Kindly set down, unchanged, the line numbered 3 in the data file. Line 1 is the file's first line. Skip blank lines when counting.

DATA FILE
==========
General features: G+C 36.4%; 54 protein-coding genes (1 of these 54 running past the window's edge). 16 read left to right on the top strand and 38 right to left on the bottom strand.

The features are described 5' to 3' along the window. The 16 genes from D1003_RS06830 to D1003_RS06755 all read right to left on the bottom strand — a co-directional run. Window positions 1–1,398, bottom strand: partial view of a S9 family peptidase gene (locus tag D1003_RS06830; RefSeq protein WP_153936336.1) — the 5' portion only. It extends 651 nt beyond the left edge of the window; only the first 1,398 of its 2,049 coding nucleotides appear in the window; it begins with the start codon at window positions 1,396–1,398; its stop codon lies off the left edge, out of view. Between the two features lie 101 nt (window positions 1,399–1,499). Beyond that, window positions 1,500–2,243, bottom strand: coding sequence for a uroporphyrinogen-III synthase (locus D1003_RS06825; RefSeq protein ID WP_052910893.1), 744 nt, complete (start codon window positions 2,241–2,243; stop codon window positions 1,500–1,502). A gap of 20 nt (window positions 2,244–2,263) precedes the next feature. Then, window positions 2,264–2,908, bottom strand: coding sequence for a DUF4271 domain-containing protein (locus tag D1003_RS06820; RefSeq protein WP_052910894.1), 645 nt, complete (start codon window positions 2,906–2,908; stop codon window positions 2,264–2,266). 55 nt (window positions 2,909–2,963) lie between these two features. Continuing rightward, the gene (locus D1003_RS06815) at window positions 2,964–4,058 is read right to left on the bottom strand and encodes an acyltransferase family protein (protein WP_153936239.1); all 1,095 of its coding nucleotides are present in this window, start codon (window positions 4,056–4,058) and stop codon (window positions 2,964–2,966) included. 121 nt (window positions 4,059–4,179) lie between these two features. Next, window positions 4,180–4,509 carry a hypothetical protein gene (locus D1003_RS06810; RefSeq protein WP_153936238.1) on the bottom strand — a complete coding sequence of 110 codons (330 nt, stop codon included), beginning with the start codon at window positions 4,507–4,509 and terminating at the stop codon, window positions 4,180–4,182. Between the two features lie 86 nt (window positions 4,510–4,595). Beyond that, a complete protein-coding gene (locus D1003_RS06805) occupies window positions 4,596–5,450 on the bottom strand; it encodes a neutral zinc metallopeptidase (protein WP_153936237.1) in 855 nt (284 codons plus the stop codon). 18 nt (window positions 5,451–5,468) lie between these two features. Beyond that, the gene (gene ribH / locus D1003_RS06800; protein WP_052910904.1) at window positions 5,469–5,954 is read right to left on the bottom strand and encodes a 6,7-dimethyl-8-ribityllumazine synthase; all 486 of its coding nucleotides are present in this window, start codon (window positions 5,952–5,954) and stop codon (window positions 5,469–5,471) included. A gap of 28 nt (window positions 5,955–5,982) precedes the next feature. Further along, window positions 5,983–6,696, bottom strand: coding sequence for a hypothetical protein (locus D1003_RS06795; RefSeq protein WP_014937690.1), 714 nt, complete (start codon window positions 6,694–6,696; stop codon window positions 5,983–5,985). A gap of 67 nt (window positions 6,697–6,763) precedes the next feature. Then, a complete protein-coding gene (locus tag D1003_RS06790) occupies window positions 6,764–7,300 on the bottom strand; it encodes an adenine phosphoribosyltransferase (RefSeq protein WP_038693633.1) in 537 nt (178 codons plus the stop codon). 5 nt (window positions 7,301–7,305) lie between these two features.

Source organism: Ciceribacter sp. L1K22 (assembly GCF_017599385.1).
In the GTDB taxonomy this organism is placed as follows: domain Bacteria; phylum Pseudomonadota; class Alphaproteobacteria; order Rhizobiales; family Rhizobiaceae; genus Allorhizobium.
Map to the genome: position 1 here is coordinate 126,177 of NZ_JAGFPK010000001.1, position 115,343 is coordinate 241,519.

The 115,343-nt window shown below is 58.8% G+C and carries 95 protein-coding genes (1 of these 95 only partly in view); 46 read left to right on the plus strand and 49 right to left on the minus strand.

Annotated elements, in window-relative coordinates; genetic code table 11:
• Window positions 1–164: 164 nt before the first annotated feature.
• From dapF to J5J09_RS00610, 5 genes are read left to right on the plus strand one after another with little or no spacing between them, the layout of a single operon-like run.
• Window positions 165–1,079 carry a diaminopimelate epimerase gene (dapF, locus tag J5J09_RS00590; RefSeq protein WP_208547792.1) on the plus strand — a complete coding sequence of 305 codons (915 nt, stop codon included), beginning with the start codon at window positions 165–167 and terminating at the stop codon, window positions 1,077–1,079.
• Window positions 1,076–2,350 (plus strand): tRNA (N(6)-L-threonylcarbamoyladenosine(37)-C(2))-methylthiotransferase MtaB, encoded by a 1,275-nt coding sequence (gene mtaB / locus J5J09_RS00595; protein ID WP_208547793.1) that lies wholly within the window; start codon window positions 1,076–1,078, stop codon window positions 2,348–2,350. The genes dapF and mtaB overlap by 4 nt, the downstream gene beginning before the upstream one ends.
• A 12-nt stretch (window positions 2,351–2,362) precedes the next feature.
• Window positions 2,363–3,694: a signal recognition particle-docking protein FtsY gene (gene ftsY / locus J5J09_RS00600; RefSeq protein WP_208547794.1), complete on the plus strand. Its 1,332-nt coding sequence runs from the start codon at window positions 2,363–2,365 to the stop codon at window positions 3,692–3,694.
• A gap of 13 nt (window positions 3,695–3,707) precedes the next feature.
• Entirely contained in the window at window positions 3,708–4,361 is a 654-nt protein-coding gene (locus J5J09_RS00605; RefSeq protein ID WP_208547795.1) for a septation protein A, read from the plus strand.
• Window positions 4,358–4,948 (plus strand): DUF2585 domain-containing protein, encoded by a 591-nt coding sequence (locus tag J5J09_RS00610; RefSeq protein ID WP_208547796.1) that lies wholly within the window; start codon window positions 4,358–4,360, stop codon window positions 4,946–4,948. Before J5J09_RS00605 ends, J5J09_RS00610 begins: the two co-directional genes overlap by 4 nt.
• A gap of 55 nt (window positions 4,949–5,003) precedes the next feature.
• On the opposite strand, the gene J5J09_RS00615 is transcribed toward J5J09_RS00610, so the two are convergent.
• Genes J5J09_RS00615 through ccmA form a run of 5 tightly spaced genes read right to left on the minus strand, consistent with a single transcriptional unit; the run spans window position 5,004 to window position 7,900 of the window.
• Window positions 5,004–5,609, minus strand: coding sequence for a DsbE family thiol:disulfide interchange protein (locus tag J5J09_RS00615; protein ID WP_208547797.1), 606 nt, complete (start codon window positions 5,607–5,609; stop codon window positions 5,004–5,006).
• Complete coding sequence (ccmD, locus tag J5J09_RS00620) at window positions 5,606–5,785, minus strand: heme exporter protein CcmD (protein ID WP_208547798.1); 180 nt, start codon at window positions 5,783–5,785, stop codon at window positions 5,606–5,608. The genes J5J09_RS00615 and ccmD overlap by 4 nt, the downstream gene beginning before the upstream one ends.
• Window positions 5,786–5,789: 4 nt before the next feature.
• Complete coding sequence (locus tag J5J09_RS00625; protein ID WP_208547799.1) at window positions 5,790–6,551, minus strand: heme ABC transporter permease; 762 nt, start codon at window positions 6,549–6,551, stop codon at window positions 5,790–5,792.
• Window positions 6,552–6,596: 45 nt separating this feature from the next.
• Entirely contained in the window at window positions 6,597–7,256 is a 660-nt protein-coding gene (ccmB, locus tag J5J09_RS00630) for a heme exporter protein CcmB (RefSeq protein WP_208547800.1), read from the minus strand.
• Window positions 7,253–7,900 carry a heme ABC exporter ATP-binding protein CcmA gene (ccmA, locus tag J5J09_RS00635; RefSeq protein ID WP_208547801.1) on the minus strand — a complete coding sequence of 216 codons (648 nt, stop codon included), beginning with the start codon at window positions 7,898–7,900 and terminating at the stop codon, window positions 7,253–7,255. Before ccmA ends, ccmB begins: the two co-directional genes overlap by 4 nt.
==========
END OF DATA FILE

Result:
Source organism: Ciceribacter sp. L1K22 (assembly GCF_017599385.1).